• Presentations by “Patient Scholars” who form part of a knowledge translation model called the BioCanRx-Cancer Stakeholder Alliance Learning Institute.  These Patient Scholars have experienced cancer, and have also elected to become part of a cohort of learners trying to master the scientific and technical jargon, become knowledgeable about immunotherapy treatments and initiatives and then communicate their learning in language accessible to the public.
  • Exhibit tables of the biotechnology and pharmaceutical sponsors, where live Q&A with attendees was invited.  Some of the processes, equipment and infrastructure presented also defied my present state of knowledge but in due course I may feel more at ease. I did not visit all of the tables, but happily I was pointed to two podcast series at the Stem Cell Technologies table: The Immunology Podcast, and The Stem Cell Podcast. 
  • Representatives of Ottawa Hospital’s Biotherapeutics Manufacturing Centre (BMC), the instigator of Canada’s nascent “point-of-care” biotherapeutics industry developing at research hospitals across the country. Sixteen years old, the BMC manufactures more than a dozen cell and virus-based product lines for human clinical trials in Canada, the US, Europe and Asia. It is leading the first hands-on training program in Canada for biotherapeutics manufacturing, assembling the University of Ottawa, Carleton University, Algonquin College, Mitacs and BioCanRx in this effort. The existence of BMC is a testimony to the importance of knowledge translation for BioCanRx, which actively seeks to bridge the gap between research and application through clinical trials.  Time-constrained patients who are not responding to conventional approaches (chemo, radiation, surgery) or getting well permanently, may need to turn to clinical trials of experimental biotherapeutics.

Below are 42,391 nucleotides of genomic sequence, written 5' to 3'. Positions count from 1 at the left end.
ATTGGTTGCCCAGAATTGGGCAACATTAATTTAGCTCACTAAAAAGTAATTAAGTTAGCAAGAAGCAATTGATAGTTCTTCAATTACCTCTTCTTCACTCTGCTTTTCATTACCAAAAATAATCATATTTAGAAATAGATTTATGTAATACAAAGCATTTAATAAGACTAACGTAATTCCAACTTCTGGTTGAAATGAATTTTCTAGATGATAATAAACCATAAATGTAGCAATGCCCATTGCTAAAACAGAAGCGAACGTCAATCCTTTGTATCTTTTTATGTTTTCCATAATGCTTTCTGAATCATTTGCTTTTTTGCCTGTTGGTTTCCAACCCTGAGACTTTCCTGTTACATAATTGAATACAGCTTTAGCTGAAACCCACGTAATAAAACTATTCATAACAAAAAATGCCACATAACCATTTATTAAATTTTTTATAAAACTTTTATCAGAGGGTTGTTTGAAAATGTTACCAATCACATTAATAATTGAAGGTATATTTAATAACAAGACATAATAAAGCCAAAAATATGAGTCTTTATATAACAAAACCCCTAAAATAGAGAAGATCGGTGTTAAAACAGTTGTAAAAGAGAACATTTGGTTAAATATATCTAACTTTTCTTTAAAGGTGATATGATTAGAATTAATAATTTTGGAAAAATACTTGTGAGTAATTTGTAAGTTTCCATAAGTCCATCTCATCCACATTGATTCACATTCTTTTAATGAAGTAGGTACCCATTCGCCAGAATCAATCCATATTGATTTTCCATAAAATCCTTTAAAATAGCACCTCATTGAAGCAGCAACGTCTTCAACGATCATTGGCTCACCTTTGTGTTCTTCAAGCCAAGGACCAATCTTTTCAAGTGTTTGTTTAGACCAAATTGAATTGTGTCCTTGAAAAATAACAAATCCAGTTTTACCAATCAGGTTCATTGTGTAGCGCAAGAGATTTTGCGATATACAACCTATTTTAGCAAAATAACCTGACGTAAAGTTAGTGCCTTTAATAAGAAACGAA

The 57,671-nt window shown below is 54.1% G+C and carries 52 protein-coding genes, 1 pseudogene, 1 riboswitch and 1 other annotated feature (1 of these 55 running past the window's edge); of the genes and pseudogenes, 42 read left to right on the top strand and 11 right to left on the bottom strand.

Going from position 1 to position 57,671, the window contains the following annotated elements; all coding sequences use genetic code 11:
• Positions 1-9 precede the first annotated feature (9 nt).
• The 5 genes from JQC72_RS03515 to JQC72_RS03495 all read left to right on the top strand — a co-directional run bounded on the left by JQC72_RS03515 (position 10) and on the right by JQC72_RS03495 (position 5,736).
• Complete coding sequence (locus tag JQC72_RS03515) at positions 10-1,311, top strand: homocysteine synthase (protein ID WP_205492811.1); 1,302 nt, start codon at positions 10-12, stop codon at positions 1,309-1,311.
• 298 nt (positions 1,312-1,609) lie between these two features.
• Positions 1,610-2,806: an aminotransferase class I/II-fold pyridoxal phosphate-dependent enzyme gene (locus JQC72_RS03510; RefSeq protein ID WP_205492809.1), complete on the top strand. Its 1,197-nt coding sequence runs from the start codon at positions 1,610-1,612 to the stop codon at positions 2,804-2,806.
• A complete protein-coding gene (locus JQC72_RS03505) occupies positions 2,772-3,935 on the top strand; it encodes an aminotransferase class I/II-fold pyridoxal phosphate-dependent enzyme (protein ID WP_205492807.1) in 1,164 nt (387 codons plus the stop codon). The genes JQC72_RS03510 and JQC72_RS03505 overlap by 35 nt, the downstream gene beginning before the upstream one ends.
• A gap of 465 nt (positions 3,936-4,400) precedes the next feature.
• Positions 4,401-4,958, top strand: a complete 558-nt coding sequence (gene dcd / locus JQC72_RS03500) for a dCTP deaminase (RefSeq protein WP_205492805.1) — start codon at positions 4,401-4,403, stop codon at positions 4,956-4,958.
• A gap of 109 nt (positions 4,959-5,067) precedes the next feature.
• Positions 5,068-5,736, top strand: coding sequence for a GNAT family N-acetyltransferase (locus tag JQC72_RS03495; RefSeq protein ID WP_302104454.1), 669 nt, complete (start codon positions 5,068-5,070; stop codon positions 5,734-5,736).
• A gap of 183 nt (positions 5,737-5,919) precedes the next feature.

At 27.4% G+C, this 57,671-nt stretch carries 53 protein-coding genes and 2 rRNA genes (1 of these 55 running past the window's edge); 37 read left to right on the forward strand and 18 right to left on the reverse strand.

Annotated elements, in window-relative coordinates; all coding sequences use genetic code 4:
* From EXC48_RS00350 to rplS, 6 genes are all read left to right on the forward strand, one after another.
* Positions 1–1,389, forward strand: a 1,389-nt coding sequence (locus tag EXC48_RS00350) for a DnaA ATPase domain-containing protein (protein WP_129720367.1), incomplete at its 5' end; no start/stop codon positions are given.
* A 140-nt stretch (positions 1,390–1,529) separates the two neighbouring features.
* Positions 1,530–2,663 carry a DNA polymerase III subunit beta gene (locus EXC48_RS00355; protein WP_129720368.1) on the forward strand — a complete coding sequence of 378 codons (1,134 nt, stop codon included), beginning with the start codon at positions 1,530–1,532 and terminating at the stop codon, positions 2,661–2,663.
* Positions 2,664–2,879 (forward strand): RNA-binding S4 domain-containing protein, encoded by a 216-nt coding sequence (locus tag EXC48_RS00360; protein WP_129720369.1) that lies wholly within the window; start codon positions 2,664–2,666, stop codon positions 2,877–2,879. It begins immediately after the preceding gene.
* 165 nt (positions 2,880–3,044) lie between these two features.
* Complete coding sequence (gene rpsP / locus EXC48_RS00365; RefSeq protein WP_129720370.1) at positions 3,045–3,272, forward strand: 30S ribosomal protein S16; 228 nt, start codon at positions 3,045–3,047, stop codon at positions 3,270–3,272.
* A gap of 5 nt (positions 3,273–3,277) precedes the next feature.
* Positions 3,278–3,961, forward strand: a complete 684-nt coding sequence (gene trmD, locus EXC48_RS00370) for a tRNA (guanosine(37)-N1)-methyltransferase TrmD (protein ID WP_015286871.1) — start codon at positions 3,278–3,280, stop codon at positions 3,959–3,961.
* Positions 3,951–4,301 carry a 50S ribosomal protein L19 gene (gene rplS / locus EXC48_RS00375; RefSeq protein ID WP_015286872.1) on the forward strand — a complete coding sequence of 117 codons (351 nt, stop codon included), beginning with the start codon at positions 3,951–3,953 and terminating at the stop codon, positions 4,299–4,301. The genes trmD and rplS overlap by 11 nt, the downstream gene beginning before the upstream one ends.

First of a series

This synthesis of Summit4CI is a beginning. Being diagnosed with cancer is a scary experience for a person and their loved ones. I know there are vast numbers of professional parties — health professionals, charities, government, academic, hospital — all trying to communicate aspects of cancer and its care, but despite this effort there are a lot of gaps. It appears like a jungle, even to one who is not a novice to the life sciences, nor public policy in Canada.

Undoubtedly it is as true for others as it is for me: researching cancer and cures is like a part time job. One solution is to divvy up the assignment. Reader(s): if you happen to be engaged in a study of the website of BioCanRx and want to discuss your findings with someone, contact me.  I am periodically checking other credible global sources on transitions in cancer care, so there is an opportunity for exchange of information in a small, on-line group format.

What’s next for part 2?  The story of a Canadian researcher at the Summit, who devised the lipid nanoparticle delivery mechanism vital for stopping Covid-19?  Recent breakthroughs for tumour infiltrating lymphocytes (TILs)?  CRISPR?  Barriers to precision oncology?  Help me decide.  

Feb 2nd, 2024